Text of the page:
Its such a shame these companies don’t realise that by providing the tech as open-source, development in the sector would be much faster, to the benefit of design and the environment.

I actually disagree with this. Individual users don’t have much idea about project management or how the project is being developed, … just imagine you get few dollar donations spread around hundreds/thousands of requests while there are devs focusing or specific parts (rendering, algorithms, bug fixing, …) you can’t pay anyone at this point unless you are in really high numbers which is not realistic for open software.

I can understand this with large sum donations that you can have soem dialog but with smaller donations that would be just a nightmare to deal with.

Btw in open source in general the most wanted directions are being developed over the less popular ones. This is technically an advantage as well as disadvantage of the model, it pushes faster development towards some directions but it’s a compromise since other directions can get forgotten. While proprietary software might choose a different route. Although open soft sometimes also has to develop something that’s not the most wanted when it’s really necessary.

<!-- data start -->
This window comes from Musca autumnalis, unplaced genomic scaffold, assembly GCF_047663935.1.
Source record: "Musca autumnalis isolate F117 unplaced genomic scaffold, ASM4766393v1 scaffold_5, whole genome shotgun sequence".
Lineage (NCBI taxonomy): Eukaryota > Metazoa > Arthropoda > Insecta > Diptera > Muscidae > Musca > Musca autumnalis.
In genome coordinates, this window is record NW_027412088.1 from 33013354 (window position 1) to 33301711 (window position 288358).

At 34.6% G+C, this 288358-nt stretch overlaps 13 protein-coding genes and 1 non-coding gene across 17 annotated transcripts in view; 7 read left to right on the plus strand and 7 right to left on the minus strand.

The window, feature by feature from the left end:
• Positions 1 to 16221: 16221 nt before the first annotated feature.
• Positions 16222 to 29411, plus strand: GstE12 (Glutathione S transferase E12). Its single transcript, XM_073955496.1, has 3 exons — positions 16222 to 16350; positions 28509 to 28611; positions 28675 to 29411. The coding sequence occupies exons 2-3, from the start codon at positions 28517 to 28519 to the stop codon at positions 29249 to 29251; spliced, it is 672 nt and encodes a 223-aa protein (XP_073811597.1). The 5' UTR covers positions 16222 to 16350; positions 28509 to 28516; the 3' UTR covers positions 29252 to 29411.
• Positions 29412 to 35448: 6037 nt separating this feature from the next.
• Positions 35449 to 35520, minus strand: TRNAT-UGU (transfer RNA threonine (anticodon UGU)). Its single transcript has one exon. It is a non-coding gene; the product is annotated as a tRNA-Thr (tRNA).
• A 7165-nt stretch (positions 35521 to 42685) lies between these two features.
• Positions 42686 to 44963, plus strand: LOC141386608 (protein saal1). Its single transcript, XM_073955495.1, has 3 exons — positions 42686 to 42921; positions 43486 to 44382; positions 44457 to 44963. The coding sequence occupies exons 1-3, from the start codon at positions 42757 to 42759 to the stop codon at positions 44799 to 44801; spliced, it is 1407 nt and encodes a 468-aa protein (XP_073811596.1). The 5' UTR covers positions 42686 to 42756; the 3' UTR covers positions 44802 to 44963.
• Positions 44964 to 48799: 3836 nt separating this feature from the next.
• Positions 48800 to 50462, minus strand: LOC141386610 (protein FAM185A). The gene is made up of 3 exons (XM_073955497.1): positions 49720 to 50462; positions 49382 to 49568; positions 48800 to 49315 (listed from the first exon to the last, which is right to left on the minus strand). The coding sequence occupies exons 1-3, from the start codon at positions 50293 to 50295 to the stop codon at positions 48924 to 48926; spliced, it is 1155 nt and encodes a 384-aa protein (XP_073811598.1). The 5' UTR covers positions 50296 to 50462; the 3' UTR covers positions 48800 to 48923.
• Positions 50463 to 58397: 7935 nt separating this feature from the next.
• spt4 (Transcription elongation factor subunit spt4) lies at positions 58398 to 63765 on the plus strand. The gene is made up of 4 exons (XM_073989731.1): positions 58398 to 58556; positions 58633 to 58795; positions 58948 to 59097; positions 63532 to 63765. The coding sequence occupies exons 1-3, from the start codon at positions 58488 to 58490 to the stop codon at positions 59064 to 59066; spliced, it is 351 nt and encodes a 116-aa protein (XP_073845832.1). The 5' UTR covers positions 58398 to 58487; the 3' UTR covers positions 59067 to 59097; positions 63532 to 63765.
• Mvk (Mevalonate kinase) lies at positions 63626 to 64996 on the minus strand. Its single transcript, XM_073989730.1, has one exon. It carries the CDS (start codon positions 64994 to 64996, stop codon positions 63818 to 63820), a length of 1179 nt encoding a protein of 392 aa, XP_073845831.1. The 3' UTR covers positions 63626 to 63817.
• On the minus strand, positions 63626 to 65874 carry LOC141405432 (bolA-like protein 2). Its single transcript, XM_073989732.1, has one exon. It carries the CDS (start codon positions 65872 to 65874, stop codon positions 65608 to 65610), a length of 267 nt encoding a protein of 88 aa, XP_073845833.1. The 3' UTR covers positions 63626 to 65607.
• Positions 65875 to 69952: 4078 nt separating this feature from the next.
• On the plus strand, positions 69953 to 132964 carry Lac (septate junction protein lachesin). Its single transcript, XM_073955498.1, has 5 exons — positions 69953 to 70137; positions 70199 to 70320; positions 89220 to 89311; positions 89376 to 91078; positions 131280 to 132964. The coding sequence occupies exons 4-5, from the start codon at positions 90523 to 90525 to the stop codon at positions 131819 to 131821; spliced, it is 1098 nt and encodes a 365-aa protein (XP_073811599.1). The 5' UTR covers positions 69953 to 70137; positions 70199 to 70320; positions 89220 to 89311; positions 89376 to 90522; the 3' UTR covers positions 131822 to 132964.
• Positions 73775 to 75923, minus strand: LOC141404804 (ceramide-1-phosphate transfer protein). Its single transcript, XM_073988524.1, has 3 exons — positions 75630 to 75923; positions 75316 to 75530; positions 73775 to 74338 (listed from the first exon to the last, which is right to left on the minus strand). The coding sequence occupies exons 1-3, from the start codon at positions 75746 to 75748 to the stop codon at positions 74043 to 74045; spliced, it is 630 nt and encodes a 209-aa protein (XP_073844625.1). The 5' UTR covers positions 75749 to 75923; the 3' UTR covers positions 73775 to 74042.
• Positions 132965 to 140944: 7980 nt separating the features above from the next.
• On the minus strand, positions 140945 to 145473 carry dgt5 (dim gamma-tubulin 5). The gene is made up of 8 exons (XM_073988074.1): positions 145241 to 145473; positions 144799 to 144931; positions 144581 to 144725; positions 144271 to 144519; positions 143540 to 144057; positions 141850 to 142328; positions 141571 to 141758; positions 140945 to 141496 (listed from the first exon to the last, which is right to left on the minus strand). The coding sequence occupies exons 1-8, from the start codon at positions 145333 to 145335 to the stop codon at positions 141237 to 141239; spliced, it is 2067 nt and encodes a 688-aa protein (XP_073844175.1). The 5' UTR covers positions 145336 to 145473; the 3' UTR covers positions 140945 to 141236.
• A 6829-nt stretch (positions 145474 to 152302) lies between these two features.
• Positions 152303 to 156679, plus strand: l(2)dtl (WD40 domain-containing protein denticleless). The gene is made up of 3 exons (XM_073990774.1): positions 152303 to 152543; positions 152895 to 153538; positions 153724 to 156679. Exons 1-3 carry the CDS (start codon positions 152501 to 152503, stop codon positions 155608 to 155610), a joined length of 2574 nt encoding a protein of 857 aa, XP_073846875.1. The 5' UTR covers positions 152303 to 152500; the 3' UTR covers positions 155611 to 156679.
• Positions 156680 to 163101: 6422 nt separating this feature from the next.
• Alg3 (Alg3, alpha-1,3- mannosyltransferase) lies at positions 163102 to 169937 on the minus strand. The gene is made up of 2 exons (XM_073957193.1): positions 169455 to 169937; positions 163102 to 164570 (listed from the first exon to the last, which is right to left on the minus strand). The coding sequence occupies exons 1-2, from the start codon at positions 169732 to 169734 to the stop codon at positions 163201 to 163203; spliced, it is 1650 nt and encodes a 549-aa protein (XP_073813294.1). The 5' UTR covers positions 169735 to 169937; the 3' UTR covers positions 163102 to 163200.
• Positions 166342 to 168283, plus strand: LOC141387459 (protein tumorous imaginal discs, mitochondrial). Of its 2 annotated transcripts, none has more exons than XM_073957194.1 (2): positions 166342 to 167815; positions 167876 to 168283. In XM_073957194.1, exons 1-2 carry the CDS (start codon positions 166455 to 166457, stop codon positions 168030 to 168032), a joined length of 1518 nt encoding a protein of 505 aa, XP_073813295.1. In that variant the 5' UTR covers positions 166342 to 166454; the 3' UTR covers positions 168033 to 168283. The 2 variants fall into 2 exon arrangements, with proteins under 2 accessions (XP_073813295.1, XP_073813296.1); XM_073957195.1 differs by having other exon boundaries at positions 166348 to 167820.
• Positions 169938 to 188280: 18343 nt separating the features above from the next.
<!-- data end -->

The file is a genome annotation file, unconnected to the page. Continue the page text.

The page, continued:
This is not necessarily true either. Open source doesn’t mean faster development per se. Proprietary softw can often settle down easier (or at least i has been like that for years), set up industry standards, …
Just because something isn’t open source doesn’t mean it’s evil ;-). Some companies such as epic with their game engine opens it up to public, give lectures, have yo useen how many research papers large companies publish for anyone to read/use? Without large sums of money behind it, focus of their groups, … these would be ahrdly possible in this way.

I like open source but let’s not pretend this is a black vs white problem :slight_smile: